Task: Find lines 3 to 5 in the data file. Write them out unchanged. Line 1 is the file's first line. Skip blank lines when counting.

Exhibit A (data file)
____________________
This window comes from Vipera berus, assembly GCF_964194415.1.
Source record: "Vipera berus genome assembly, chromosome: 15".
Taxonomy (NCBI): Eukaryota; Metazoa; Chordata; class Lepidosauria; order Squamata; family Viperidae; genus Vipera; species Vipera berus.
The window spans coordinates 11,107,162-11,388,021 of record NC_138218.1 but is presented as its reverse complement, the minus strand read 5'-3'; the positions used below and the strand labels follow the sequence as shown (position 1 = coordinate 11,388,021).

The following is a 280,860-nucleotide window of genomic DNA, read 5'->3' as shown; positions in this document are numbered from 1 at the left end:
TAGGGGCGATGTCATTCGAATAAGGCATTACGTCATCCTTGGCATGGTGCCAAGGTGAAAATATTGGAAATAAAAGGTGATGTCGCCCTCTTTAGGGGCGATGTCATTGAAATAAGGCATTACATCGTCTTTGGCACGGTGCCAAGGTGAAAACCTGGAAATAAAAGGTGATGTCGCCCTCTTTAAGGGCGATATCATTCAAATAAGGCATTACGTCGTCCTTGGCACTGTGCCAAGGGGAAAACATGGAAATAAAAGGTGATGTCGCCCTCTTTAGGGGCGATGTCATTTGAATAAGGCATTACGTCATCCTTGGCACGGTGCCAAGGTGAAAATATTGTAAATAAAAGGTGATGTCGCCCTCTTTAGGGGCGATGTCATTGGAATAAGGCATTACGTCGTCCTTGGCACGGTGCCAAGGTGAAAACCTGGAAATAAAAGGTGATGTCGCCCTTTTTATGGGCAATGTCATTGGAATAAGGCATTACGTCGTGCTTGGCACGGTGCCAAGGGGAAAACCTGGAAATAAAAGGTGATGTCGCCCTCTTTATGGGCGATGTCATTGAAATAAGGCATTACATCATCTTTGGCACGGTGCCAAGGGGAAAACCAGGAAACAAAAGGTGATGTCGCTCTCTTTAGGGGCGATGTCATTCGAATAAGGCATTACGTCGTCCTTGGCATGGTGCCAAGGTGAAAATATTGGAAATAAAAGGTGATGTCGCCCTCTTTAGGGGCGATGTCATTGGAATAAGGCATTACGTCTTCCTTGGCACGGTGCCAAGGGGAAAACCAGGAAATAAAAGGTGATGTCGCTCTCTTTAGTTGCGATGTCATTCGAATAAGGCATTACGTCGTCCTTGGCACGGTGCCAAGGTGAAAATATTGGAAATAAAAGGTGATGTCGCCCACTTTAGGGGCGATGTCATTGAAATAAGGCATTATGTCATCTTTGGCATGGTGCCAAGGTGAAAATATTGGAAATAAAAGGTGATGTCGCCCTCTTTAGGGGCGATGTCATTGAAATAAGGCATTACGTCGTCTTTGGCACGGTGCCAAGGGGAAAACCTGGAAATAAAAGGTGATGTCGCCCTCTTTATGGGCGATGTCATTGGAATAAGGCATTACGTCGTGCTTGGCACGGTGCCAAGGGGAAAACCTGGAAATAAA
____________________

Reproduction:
Taxonomy (NCBI): Eukaryota; Metazoa; Chordata; class Lepidosauria; order Squamata; family Viperidae; genus Vipera; species Vipera berus.
The window spans coordinates 11,107,162-11,388,021 of record NC_138218.1 but is presented as its reverse complement, the minus strand read 5'-3'; the positions used below and the strand labels follow the sequence as shown (position 1 = coordinate 11,388,021).

The following is a 280,860-nucleotide window of genomic DNA, read 5'->3' as shown; positions in this document are numbered from 1 at the left end: